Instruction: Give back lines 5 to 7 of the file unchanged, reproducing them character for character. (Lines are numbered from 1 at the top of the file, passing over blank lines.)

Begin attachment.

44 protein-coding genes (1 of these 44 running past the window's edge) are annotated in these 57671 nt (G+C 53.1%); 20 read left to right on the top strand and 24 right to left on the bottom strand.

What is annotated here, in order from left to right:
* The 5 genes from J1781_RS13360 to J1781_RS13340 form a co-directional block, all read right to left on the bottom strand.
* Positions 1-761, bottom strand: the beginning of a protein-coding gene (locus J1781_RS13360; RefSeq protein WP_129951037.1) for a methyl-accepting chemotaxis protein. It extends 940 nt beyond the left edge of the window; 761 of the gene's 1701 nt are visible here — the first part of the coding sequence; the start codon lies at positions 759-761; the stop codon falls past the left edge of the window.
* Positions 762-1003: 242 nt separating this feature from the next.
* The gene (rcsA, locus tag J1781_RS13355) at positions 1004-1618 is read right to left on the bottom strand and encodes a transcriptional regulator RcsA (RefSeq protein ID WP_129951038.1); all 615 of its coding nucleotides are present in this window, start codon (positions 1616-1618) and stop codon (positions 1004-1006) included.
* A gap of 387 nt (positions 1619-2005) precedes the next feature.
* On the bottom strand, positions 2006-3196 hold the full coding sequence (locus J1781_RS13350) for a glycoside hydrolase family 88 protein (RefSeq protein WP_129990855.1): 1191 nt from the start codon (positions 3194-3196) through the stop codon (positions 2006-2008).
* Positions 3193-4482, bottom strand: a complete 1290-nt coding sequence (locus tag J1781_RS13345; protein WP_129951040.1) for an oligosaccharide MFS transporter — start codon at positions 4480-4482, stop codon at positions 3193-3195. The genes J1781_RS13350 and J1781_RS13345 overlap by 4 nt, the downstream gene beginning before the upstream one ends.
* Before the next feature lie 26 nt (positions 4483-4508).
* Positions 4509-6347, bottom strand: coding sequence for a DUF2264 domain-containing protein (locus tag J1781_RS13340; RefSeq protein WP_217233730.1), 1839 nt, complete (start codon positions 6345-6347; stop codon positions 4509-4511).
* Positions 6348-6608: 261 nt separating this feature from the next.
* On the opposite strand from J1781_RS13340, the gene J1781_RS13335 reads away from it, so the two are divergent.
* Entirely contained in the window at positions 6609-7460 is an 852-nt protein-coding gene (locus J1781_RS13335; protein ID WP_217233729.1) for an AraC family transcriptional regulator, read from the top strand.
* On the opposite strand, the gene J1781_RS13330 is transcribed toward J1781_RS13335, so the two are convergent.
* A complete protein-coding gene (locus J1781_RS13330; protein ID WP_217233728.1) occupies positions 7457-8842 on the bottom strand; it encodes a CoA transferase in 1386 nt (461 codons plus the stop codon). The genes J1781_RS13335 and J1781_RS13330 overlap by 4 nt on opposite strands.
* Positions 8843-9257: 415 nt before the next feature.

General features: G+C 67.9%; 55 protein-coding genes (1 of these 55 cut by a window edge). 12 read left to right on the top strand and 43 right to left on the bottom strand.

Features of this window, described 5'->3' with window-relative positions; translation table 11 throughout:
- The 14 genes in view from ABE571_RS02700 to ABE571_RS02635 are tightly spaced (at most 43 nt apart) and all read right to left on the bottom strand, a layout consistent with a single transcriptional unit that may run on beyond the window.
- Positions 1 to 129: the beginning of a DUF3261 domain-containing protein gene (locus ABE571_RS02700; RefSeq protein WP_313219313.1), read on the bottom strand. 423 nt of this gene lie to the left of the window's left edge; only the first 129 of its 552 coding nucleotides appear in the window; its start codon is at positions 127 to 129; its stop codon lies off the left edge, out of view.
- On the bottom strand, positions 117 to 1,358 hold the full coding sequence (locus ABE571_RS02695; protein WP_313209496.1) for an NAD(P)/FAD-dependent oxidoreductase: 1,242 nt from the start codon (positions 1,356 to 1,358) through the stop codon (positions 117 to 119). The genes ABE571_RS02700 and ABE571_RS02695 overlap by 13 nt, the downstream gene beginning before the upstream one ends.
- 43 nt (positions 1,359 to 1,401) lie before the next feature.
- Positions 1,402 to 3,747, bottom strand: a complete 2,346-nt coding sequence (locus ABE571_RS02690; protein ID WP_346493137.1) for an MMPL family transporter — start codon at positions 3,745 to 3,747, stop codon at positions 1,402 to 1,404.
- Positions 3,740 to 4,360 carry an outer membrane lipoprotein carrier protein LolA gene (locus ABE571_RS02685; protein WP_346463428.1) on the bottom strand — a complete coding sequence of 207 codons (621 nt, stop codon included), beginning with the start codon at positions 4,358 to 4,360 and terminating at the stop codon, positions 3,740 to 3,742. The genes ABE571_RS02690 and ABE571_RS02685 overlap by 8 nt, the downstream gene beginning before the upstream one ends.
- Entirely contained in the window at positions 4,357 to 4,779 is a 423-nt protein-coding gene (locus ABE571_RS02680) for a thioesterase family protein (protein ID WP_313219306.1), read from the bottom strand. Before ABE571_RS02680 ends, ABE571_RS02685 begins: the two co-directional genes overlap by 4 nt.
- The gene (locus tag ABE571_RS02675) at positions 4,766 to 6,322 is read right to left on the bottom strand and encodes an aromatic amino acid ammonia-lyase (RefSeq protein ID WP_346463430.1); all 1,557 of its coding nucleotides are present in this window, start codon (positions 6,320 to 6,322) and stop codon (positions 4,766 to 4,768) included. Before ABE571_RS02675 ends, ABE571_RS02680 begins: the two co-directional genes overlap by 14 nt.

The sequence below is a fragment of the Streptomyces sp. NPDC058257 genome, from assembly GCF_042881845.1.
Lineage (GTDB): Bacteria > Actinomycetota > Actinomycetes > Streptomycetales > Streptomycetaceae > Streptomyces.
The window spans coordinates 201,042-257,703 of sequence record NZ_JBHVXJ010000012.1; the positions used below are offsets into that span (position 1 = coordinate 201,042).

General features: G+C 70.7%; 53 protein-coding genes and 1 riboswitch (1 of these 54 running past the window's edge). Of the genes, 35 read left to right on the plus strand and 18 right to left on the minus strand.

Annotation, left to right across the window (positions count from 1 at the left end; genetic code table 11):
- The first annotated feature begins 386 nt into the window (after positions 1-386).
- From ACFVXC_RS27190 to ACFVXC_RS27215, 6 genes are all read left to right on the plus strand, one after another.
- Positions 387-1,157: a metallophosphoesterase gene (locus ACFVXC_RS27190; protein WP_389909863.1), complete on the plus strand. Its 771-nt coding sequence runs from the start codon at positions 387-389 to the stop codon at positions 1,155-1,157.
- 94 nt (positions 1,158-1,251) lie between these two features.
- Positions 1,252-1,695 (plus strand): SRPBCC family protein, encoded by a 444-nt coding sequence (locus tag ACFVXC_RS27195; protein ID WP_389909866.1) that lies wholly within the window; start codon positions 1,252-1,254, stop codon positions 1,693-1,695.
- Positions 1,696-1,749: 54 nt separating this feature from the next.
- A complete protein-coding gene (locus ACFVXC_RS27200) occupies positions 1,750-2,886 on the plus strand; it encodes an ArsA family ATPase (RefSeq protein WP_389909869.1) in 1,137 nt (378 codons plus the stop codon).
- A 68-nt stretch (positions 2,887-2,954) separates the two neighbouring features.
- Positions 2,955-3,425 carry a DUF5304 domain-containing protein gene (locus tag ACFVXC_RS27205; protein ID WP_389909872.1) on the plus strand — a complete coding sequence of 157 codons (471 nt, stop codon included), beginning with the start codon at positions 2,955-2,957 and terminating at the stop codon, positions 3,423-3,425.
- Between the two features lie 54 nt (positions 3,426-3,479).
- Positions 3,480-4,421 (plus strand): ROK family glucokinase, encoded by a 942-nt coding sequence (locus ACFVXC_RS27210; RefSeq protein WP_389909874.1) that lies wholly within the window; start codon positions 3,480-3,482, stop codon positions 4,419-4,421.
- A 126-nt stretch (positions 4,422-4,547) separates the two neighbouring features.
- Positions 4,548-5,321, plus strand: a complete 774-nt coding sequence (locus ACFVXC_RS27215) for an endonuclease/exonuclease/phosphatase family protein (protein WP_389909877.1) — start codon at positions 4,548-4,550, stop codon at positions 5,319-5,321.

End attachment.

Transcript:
* Positions 762-1003: 242 nt separating this feature from the next.
* The gene (rcsA, locus tag J1781_RS13355) at positions 1004-1618 is read right to left on the bottom strand and encodes a transcriptional regulator RcsA (RefSeq protein ID WP_129951038.1); all 615 of its coding nucleotides are present in this window, start codon (positions 1616-1618) and stop codon (positions 1004-1006) included.
* A gap of 387 nt (positions 1619-2005) precedes the next feature.